Thursday, May 30, 2013

Sequential Circuits Inc. Prophet-T8 "A Musician's Work Should Be All Play" ad, Keyboard 1984

Sequential Circuits Inc. Prophet-T8 "A Musician's Work Should Be All Play" full-page colour advertisement from page 13 in the February 1984 issue of Keyboard Magazine.

I admit it. I've been kind of avoiding the Prophet-T8. I just never knew what to make of it. I know it was wrong - it was such a HUGE beast of a synthesizer, it deserved more of my attention.

So when I flipped back to early 1984 issues of Keyboard Magazine to find this ad, I was a little surprised that the ad-space iwas shared with both the Prophet-600 and a Commodore-64.

I guess it kinda makes sense. The introductory Prophet-600 two-page advertisement had been running for months before this ad appeared. And SCI's MIDI interface/cartridge for the Commodore 64 had also just recently been announced. But the Prophet-T8 was SCI's new flagship synth - a $6000 MIDI-fied polyphonic powerhouse ready to take on the world. Yet it gets just a page of ad-space. And has to share it with two other products as well.

Even more odd though is that although the main photo in the ad includes both the 600 synth and Model 64 sequencer, neither is mentioned in the actual ad-copy. They are just props. Again - makes a bit of sense since they were both recently announced. But I still would have expected the Prophet-T8 to get some solo time before having to share space with others.

Also, interestingly, the month that this introductory T8 advertisement began it's three month run in the February 1984 issue, the magazine also began to run that two-page introductory advertisement for the Six-Trak, Drumtraks and Model 64. No kidding! All in the same issue.

So, why not just include the Six-Trak and Drumtraks in the T8/Prophet-600/Commodore photo as well since they were all available at the same time? Make a family occasion out of the whole thing?

I'm thinking that is because SCI was trying to promote the Six-Trak/Drumtraks/Model 64 as part of the "Traks Music System" - geared towards the musician that couldn't afford the Prophet-T8. Two totally different markets. Two totally different ads.

Even though the Prophet-T8 ad began appearing at the same time as the Six-Trak/Drumtrak/Model 64 ad, the T8 actually first appeared in Keyboard Magazine much earlier. In the timeline of things, the Prophet-T8 was actually the second SCI keyboard with MIDI to appear in Keyboard Magazine after the Prophet-600.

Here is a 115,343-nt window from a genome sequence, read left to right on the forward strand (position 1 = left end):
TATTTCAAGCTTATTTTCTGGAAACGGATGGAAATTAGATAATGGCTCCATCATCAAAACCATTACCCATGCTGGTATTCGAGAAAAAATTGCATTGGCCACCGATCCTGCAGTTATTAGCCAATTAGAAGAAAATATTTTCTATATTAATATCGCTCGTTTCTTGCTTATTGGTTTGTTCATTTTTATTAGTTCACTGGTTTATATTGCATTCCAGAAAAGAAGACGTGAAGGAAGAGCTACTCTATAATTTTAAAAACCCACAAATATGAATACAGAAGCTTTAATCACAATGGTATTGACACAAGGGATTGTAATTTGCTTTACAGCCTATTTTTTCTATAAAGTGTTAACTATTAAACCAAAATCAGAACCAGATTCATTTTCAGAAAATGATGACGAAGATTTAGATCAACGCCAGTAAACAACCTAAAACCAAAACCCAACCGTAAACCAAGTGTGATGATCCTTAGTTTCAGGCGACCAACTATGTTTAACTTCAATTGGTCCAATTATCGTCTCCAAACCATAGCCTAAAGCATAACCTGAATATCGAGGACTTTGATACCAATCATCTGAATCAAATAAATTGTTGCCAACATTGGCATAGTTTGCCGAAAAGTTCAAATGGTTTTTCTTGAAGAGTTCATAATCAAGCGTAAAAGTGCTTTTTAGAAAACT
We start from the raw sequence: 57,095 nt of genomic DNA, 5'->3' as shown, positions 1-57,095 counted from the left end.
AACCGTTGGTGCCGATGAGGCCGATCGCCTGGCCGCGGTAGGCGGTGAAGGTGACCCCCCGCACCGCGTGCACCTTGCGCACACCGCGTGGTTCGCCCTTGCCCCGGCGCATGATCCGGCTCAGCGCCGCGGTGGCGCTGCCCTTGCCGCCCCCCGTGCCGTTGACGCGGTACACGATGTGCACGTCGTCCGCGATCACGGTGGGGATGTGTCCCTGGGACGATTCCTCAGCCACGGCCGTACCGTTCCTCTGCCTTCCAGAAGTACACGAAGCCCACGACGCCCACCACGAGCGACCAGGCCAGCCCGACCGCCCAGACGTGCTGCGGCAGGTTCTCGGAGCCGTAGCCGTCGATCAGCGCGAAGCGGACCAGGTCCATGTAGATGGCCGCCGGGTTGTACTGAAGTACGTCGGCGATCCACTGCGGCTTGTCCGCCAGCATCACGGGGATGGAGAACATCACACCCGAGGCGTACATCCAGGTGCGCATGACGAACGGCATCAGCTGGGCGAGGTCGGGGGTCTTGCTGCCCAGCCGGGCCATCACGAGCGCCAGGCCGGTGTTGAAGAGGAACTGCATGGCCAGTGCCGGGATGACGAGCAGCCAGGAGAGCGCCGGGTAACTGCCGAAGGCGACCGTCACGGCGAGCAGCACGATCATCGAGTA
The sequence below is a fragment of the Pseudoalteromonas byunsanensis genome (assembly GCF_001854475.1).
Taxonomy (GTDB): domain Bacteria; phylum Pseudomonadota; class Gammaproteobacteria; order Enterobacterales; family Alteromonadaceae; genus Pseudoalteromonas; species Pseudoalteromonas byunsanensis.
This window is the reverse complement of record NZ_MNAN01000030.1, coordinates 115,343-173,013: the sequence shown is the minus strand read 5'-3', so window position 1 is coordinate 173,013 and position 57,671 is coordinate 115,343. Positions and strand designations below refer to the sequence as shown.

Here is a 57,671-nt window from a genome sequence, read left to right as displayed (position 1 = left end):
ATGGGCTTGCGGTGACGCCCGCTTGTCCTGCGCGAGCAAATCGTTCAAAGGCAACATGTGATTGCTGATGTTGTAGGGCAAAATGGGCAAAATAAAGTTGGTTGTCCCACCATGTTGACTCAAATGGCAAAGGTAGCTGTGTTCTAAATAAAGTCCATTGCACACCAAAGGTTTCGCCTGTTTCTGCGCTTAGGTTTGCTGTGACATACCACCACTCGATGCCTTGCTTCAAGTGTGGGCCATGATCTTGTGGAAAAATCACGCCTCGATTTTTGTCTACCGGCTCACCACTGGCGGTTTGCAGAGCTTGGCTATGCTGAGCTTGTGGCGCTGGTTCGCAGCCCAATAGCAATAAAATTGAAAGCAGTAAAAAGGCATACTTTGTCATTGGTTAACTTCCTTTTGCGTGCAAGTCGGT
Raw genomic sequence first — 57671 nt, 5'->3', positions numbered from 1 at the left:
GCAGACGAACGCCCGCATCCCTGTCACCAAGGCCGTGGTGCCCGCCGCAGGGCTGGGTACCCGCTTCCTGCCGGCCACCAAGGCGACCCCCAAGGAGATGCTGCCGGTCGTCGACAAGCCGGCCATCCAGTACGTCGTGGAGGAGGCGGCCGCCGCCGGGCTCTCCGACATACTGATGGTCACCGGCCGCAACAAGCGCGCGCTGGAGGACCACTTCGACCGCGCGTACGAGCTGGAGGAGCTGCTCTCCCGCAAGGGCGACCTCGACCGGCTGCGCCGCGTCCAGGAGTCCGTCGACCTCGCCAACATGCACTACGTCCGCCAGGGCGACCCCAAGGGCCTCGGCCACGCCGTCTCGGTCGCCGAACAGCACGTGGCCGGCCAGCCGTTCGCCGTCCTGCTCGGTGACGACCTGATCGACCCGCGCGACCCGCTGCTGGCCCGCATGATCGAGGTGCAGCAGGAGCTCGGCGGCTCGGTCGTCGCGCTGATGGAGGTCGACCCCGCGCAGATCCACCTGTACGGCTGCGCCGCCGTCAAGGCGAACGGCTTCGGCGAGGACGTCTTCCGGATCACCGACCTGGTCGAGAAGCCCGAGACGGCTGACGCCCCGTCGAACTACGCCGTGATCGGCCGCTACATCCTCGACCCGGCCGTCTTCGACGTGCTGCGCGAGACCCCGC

The Prophet-T8's first appearance in Keyboard was four months earlier in the Spec Sheet section of the October 1983 issue. It's one heck of a Spec Sheet too - because it's one heck of a machine! The promo focuses on the T8's best qualities - the keyboard itself and it's modulation section.
"SCI Synthesizer. The T-8 is a touch-sensitive 8-voice polyphonic synthesizer from Sequential Circuits. It has a 76-note keyboard (A to C) that is both velocity- and pressure-sensitive. the keyboard is built of wood and has a weighted action. Velocity sensitively is adjustable and has been incorporated in the ADSRs, which give you touch control of each parameter of teh ADSR. Release time can be controlled by the velocity that the key is let up with. A poly-mod section provides additional flexibility by routing the velocity-controlled envelopes to other destination such as the oscillator frequency or pulse width. Each key as an independent pressure sensor. This second touch can be used to control the frequency of oscillator banks A and B, the pulse width of oscillator banks A and B, the filter, amplifier, LFO amount, and LFO frequency. The unit's eight voices (two oscillators per voice) are assigned according to four different keyboard modes: single mode, which sounds eight voices across the entire keyboard; double mode, which blends two different programs into four voices; split mode, which divides the keyboard and allocates four voices to each side of the programmable split point; and unison/track, which combines up to eight voices on one note (these voices may be either the same pitch or arranged in a chord composed of up to eight voices). A built-in real-time sequencer is provided with a memory capacity of over 600 notes. The sequencer also remembers all velocity information. The unit also includes a new envelope mode called ADR that sets the sustain to zero for creating more natural percussive envelopes. Both ADSRs have two programmed release settings. the second release is selected with either the second release switch or the release footswitch. the mod wheel can be programmed for an initial setting with the initial amount control. The unit weighs less than 60lbs. Price is $5,995.00. Sequential Circuits, 3051N. First St., San Jose, CA 95134."
Wow - that was a mouthful!